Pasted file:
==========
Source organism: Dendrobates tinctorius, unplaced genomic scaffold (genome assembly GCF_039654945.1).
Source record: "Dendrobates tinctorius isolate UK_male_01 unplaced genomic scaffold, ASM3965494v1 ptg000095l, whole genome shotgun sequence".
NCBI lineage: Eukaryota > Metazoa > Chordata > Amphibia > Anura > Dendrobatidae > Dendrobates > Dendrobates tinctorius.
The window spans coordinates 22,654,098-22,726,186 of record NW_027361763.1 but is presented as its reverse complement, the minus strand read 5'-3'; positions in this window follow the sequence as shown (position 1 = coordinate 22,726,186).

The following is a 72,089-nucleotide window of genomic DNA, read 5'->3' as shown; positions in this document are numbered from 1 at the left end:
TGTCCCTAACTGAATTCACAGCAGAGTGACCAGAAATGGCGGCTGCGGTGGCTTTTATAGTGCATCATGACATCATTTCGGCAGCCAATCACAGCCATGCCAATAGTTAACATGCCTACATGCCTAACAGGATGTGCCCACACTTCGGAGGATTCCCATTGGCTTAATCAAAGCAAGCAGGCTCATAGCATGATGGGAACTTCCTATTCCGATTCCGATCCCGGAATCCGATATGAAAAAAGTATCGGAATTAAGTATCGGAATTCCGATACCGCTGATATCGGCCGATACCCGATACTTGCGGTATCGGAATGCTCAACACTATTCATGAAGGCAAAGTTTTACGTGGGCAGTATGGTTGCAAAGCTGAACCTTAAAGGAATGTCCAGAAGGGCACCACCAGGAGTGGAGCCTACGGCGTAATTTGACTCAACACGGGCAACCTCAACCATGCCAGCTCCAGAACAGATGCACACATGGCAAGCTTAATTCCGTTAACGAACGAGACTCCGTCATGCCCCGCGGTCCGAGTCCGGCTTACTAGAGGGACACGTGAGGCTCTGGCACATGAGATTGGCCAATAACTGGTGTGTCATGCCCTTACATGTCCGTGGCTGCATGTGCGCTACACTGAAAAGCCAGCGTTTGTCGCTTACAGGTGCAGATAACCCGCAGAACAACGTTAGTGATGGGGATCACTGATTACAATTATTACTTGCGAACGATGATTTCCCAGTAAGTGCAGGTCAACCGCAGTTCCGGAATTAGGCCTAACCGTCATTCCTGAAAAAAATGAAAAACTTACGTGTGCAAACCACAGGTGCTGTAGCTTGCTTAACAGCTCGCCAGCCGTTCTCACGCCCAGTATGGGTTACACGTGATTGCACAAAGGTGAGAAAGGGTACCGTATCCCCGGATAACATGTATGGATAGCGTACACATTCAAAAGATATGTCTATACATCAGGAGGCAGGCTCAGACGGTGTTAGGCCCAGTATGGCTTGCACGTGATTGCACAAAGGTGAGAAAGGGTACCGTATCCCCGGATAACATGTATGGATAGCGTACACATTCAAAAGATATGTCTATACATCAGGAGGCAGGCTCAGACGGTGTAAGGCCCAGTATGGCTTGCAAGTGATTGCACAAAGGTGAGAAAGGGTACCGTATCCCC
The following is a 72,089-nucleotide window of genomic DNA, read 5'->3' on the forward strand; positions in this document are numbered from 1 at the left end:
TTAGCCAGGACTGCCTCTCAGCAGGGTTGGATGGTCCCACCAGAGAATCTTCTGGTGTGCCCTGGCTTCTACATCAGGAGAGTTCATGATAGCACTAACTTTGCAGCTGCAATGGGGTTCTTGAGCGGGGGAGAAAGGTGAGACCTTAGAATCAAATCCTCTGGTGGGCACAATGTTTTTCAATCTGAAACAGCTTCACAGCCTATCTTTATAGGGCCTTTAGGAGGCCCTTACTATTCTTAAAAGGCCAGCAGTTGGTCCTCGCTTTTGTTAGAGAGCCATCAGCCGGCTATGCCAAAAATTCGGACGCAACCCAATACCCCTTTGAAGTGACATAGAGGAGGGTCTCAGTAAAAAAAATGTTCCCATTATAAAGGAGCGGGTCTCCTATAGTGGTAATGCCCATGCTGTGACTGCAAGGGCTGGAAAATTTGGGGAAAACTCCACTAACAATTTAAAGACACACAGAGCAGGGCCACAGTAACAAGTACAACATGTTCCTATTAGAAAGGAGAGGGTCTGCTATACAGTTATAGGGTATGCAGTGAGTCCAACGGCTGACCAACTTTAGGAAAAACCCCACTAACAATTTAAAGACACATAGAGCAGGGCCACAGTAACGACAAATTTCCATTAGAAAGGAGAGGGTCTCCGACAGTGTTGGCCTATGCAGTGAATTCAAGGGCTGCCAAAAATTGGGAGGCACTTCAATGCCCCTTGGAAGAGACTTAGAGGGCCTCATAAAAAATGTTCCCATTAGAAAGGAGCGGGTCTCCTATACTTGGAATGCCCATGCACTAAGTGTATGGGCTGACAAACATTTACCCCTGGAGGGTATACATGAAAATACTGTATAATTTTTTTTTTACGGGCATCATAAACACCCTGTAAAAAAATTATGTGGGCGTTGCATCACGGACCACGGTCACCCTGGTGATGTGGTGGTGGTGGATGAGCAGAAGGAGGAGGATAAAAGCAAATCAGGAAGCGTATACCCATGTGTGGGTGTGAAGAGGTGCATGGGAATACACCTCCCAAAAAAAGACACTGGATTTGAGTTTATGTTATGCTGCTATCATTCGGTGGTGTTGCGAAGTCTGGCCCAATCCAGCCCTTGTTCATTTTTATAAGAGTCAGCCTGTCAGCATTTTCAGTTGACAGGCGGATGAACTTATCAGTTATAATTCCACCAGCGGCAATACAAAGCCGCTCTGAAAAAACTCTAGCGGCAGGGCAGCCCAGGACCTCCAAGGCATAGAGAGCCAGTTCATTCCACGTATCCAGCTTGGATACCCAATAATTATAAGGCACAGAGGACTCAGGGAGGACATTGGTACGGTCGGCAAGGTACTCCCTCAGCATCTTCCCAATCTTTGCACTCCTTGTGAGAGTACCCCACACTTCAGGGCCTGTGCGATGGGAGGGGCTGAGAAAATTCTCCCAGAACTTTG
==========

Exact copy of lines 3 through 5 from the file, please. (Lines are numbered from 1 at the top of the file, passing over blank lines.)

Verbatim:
NCBI lineage: Eukaryota > Metazoa > Chordata > Amphibia > Anura > Dendrobatidae > Dendrobates > Dendrobates tinctorius.
The window spans coordinates 22,654,098-22,726,186 of record NW_027361763.1 but is presented as its reverse complement, the minus strand read 5'-3'; positions in this window follow the sequence as shown (position 1 = coordinate 22,726,186).

The following is a 72,089-nucleotide window of genomic DNA, read 5'->3' as shown; positions in this document are numbered from 1 at the left end: